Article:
As would be expected in a generally healthy employment climate, voluntary attrition among general practitioner and specialty
reps remains high across all types of pharma companies. Companies predicted in the previous survey that it would reach 14
percent for GP reps and 15 percent for specialty reps in 2005. Interestingly, turnover is higher in specialty companies than
in Big Pharma—that's a first. Double-digit voluntary attrition puts an extra burden, and cost, on the staffing departments
of companies attempting to expand their overall sales forces. Conversely, attrition rates may be a blessing for companies
with plans to scale back.
Although two out of three surveyed companies have plans to introduce new products, none of the participants anticipate that
they will be using Contract Sales Organizations (CSO) any more than in the past, even though rep turnover is high. (Big Pharma
companies are the heaviest users.) In fact, 44 percent of companies surveyed said they intend to use CSOs less often. It appears
that Big Pharma's hiring slowdown is not translating into a growing demand for temporary sales people.
For the past few years, the industry's sales battle cry has been, "Improve sales-force productivity." So it is somewhat surprising
that, in 2005, companies reported that they expect nearly every type of salesperson to make fewer calls. On average, GP reps
are now expected to make eight calls a day, down from nine in 2004. This change could simply mean that companies are being
more realistic in their expectations, considering the difficulty reps have in gaining access to physicians. Or they may be
emphasizing the need for quality interaction with physicians, as opposed to calls made simply for the sake of recording an
Marketing: Gaining Ground
The pharmaceutical industry has traditionally been a sales-dominated business (in contrast, for example, to the consumer packaged
goods industry, which is dominated by the marketing function). Over the past few years, however, the balance of power is shifting
toward marketing. Although there was no spike in compensation for marketing positions over the past year (as was observed
in other recent years), anecdotal evidence shows that companies are giving thought to how marketing positions are leveled,
what competencies are required in different marketing positions, how performance expectations are set, and how people advance
through the marketing ranks. For example, they're evaluating the value of a background in pharmaceutical sales for the career
ladder they offer a marketer.
Base Salary: Losing its Edge?
Four of five pharmaceutical companies have formal salary structures in place for their sales organizations, and an equal number
periodically alter them based on market data to respond to a competitive employment market.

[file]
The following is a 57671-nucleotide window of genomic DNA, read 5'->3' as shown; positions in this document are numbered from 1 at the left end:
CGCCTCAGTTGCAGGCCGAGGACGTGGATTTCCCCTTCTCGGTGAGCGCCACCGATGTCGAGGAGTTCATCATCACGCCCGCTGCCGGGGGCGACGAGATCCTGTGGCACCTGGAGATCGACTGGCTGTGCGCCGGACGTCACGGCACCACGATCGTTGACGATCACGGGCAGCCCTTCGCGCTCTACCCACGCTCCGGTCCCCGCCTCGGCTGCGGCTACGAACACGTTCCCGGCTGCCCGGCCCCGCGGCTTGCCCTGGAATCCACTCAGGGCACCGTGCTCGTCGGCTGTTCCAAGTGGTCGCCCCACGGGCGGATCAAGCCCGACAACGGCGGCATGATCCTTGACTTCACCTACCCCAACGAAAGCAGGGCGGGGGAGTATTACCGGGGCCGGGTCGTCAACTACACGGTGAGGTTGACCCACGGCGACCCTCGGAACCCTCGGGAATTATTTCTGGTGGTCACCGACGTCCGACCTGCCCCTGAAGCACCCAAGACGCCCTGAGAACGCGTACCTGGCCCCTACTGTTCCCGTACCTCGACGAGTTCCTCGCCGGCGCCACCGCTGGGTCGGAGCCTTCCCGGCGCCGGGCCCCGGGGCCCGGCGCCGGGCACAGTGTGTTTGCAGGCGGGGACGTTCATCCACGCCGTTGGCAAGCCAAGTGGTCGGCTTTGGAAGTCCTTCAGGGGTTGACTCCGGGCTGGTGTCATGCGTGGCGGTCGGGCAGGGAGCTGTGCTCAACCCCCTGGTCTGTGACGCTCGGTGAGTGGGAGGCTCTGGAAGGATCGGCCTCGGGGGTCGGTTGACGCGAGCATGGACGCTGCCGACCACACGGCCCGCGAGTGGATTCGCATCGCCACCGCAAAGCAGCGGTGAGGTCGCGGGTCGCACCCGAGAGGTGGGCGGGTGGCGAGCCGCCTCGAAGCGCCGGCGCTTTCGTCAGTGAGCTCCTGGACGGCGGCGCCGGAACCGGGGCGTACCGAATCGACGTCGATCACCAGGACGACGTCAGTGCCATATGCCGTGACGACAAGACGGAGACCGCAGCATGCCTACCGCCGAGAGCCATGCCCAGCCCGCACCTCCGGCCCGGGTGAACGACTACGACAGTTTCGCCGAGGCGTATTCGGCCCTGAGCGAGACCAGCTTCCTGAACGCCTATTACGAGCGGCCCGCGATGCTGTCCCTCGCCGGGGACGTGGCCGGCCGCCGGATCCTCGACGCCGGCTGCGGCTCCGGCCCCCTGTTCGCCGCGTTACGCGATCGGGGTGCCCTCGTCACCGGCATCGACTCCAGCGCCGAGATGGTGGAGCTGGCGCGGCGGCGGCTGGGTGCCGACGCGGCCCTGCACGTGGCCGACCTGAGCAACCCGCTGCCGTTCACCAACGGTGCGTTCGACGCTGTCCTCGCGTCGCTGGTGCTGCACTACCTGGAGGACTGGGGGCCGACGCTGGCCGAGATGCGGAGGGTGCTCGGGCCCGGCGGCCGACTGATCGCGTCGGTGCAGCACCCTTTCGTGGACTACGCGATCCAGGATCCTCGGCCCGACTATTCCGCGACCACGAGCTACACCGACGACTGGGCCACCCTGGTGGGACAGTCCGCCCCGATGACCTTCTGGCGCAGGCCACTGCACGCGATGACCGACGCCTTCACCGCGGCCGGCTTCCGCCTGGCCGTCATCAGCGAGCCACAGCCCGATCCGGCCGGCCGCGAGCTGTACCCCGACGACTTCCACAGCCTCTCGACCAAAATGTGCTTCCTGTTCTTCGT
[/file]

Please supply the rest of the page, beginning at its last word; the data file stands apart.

The mix of base salary and incentive pay is shaped by an organization's competitive objectives. In general in 2005, companies
aimed to make base salary about 75 percent of total compensation; the rest is incentive compensation. This year's study suggests
a continued trend toward targeting cash rewards at or above the industry median, a strategy intended to help attract and retain
sales talent. Companies, however, reported a greater tendency to target the median, rather than above it, for base salary.
Just over three quarters of the respondents reported that they targeted the median for their sales reps' base salary.
Respondents reported that their median salary increase between 2005 and 2006 was 4.0 percent, just half a percentage point
higher than in other industries. (Just five years ago, pharma's median salary increase was 2.6 percentage points higher than
other industries.) However, the median base salary for all levels of sales reps combined rose almost six percent (from $62,400
to $66,300) last year, most likely because of competitive pressures.
The starting salary for an entry-level sales rep in the pharmaceutical industry is just 10 percent higher than for a beginning
salesperson in other industries. However, once incentive compensation is factored in, the average entry-level pharmaceutical
rep earns 32 percent more than his or her counterpart in other industries.
While the average merit-increase percentage won't change between 2005 and 2006, the factors determining an individual salesperson's
merit increase will. The number of companies relying on compa-ratios (an employee's base salary divided by the salary midpoint
for his or her particular job and level) is growing (from 34 percent in 2004 to 43 percent in 2005). Meanwhile, the number
of companies taking note of team skills has doubled (from 6.4 percent in 2004 to 13 percent in 2005), although it remains